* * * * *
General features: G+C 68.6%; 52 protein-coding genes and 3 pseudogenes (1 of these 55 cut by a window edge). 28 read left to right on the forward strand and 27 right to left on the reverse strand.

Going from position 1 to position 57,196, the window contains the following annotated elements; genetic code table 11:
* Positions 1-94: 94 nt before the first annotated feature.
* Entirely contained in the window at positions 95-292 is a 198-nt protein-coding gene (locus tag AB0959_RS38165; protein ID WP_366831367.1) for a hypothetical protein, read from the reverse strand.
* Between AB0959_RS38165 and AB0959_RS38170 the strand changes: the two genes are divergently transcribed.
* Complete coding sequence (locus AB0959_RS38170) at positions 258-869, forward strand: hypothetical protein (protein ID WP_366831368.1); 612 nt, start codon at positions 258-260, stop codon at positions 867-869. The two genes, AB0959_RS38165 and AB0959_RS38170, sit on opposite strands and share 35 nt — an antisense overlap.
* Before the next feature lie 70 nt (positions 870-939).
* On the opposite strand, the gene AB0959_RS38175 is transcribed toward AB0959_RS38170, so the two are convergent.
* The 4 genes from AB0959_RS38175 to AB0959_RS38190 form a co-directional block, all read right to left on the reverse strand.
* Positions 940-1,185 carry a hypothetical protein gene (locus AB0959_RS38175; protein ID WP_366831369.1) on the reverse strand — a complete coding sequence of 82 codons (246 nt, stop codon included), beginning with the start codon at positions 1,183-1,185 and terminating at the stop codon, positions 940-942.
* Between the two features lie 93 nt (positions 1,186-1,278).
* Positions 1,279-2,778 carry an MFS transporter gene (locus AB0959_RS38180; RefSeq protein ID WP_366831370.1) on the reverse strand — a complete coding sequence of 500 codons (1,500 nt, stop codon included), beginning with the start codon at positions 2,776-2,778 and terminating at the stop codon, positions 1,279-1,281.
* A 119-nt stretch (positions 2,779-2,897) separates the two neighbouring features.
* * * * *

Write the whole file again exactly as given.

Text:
General features: G+C 68.6%; 52 protein-coding genes and 3 pseudogenes (1 of these 55 cut by a window edge). 28 read left to right on the forward strand and 27 right to left on the reverse strand.

Going from position 1 to position 57,196, the window contains the following annotated elements; genetic code table 11:
* Positions 1-94: 94 nt before the first annotated feature.
* Entirely contained in the window at positions 95-292 is a 198-nt protein-coding gene (locus tag AB0959_RS38165; protein ID WP_366831367.1) for a hypothetical protein, read from the reverse strand.
* Between AB0959_RS38165 and AB0959_RS38170 the strand changes: the two genes are divergently transcribed.
* Complete coding sequence (locus AB0959_RS38170) at positions 258-869, forward strand: hypothetical protein (protein ID WP_366831368.1); 612 nt, start codon at positions 258-260, stop codon at positions 867-869. The two genes, AB0959_RS38165 and AB0959_RS38170, sit on opposite strands and share 35 nt — an antisense overlap.
* Before the next feature lie 70 nt (positions 870-939).
* On the opposite strand, the gene AB0959_RS38175 is transcribed toward AB0959_RS38170, so the two are convergent.
* The 4 genes from AB0959_RS38175 to AB0959_RS38190 form a co-directional block, all read right to left on the reverse strand.
* Positions 940-1,185 carry a hypothetical protein gene (locus AB0959_RS38175; protein ID WP_366831369.1) on the reverse strand — a complete coding sequence of 82 codons (246 nt, stop codon included), beginning with the start codon at positions 1,183-1,185 and terminating at the stop codon, positions 940-942.
* Between the two features lie 93 nt (positions 1,186-1,278).
* Positions 1,279-2,778 carry an MFS transporter gene (locus AB0959_RS38180; RefSeq protein ID WP_366831370.1) on the reverse strand — a complete coding sequence of 500 codons (1,500 nt, stop codon included), beginning with the start codon at positions 2,776-2,778 and terminating at the stop codon, positions 1,279-1,281.
* A 119-nt stretch (positions 2,779-2,897) separates the two neighbouring features.